Free Reading Activities by Grade Level

If you have children in different grades, it can be a pain to search through several different resources for appropriate reading activities. Fortunately, many websites have free reading activities organized by grade level, or you can use the following examples to give your child or children additional practice.

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Where Can I Find Free Reading Activities?

Thanks to technology, countless reading activities for all grade levels are available online. Several education websites offer free games, worksheets and printouts for parents to use at home. If you want to give your kids extra reading practice outside of the classroom, consider searching for relevant activities on the Internet or creating your own using the following ideas.

Reading Activities for Elementary Students

First Grade

As children begin to read, they learn several sight words that they are able to recognize instantly. A fun activity you can use to help your son or daughter practice identifying these common terms is Bingo.

Start by having your child fill in a traditional Bingo card using a list of sight words, like 'they,' 'can' and 'are.' Continue by calling out the words and having your child mark them off the card as you go. In order to make it more competitive, play your own card or ask another family member to join. Once a player has Bingo, he or she should read the words aloud to confirm the win.

Second Grade

In the second grade, your child's reading skills will begin to advance further, and he or she should be able to distinguish between multiple characters within a story. In order to help your child develop this skill, hold a weekly story time where your child reads aloud to you and differentiates the characters by using different tones, pitches and speeds. If your son or daughter does not want to read alone, each of you can take on different characters and read the story together.

Third Grade

One way to get your child thinking about the sequence of events - while also practicing writing skills and vocabulary words - is to have your third grader write a story with a beginning, middle and end using his or her weekly word list. If your son or daughter is artistic or enjoys drawing, you may also have him or her create illustrations to go with the story. Once complete, ask your child to read the story aloud to an audience of family members.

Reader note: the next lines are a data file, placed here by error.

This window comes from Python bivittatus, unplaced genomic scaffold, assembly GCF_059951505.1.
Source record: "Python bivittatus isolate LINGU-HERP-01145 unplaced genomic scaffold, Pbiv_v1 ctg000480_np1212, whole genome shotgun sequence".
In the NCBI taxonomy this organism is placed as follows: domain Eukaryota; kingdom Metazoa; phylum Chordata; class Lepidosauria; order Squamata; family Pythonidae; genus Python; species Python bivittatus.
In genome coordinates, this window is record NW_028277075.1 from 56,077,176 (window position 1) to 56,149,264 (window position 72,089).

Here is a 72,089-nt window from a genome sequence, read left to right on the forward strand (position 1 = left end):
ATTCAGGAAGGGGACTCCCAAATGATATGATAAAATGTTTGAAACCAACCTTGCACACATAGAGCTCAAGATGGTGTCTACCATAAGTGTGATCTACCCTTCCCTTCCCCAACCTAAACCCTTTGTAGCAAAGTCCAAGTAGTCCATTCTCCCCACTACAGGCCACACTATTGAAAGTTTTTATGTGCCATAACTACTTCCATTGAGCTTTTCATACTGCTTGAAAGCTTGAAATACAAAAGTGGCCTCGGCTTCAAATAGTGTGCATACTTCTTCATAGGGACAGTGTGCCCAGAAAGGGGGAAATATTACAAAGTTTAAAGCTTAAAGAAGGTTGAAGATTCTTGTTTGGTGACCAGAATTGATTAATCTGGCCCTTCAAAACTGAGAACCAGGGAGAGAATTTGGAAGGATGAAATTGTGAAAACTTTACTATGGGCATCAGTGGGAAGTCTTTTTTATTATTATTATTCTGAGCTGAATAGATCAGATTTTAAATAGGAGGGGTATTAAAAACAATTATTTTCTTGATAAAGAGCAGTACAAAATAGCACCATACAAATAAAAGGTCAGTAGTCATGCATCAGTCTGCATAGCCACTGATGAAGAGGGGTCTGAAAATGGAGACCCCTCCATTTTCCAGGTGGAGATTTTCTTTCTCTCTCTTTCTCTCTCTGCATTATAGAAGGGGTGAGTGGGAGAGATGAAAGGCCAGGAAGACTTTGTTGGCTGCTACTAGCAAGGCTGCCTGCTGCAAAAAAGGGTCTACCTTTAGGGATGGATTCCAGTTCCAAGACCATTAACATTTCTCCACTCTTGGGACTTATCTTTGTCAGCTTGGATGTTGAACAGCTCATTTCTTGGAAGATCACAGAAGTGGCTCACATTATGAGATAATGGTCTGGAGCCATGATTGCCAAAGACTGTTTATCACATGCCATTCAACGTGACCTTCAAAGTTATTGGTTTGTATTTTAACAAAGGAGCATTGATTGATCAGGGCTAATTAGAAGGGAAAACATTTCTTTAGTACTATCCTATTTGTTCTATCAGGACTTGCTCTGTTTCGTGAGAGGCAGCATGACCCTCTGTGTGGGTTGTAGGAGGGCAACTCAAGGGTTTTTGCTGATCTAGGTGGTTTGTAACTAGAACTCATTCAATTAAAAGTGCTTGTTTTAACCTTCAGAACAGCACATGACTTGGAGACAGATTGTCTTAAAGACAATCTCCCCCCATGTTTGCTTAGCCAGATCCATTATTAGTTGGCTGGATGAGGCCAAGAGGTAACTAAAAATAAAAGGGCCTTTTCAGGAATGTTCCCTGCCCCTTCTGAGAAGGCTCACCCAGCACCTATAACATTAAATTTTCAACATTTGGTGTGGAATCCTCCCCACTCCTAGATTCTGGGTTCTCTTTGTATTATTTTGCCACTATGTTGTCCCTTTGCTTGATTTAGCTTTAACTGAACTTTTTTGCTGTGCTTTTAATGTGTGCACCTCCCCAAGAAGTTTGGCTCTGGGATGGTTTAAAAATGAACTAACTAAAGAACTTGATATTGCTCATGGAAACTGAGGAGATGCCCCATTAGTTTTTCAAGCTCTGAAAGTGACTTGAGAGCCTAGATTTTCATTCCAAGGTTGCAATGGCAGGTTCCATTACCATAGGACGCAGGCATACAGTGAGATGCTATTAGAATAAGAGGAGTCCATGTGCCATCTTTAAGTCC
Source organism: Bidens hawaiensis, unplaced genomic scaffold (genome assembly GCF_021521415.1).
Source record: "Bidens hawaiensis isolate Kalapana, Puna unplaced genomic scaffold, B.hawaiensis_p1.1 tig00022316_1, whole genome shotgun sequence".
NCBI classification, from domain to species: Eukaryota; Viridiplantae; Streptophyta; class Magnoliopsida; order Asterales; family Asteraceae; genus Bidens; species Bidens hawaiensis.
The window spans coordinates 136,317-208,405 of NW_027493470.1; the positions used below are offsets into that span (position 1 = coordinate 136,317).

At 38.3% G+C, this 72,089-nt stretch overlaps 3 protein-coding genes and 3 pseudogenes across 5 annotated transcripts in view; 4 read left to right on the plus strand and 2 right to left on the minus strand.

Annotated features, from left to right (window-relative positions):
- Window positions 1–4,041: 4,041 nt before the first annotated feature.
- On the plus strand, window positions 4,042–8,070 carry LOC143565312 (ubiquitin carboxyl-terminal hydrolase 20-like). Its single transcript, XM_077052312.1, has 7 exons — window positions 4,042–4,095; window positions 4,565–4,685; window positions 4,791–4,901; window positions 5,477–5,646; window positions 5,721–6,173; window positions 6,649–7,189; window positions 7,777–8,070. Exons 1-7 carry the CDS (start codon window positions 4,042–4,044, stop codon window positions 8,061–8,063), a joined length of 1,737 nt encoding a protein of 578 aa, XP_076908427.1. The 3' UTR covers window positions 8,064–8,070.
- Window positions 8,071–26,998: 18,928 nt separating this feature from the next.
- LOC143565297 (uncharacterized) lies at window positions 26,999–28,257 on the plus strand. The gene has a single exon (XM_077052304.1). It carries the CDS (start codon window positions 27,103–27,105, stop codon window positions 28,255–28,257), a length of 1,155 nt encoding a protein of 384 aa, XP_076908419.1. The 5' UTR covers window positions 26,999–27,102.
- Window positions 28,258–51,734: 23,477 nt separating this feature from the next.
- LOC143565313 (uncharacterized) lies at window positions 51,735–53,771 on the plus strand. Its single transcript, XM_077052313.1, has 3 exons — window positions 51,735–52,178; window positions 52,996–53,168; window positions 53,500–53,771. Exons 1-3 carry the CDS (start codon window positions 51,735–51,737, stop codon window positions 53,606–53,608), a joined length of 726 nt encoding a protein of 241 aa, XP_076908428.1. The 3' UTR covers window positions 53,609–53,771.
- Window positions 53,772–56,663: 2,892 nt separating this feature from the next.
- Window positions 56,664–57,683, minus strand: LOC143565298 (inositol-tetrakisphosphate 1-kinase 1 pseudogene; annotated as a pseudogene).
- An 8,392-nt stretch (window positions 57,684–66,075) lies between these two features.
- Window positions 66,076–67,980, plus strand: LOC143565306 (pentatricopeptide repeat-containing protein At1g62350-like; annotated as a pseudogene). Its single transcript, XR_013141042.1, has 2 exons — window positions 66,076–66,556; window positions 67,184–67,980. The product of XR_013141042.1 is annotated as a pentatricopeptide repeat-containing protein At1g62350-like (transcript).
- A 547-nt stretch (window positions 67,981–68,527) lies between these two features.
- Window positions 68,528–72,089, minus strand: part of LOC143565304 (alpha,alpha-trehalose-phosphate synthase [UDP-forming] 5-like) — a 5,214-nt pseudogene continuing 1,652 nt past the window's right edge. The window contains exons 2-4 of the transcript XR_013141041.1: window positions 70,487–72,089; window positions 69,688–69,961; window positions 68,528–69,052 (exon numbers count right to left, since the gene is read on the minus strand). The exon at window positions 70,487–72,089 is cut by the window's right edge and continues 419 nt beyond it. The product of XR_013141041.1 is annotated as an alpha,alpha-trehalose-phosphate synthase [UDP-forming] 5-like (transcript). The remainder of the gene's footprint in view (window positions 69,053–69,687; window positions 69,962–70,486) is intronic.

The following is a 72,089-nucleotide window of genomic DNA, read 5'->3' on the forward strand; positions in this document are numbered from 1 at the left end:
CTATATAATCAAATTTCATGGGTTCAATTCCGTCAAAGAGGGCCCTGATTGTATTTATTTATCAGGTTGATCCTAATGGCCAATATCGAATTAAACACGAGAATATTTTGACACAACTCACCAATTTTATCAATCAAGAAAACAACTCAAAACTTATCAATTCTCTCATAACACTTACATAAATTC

Fourth Grade

Reading and writing skills go hand in hand, and you can help your child practice both by asking him or her to read a short text, predict what will happen and write a conclusion. You can find stories online that are created without endings, or you may simply have your child stop before the end of a story so he or she can use creative thinking and analysis skills to come up with a unique conclusion.

Fifth Grade

By the time they reach the fifth grade, students should be fairly proficient with reading and writing. This activity combines reading responses with writing prompts to get your child fully engaged with a text. Once your child has finished reading a narrative, have him or her create a newspaper using information from the story. For example, your fifth grader will write a news article reporting on the main events, a feature story that highlights a main character and an opinion column to discuss his or her feelings about the story. You may also include a weather section that describes the setting. Your son or daughter may complete this using computer software or simply by writing it out on paper.

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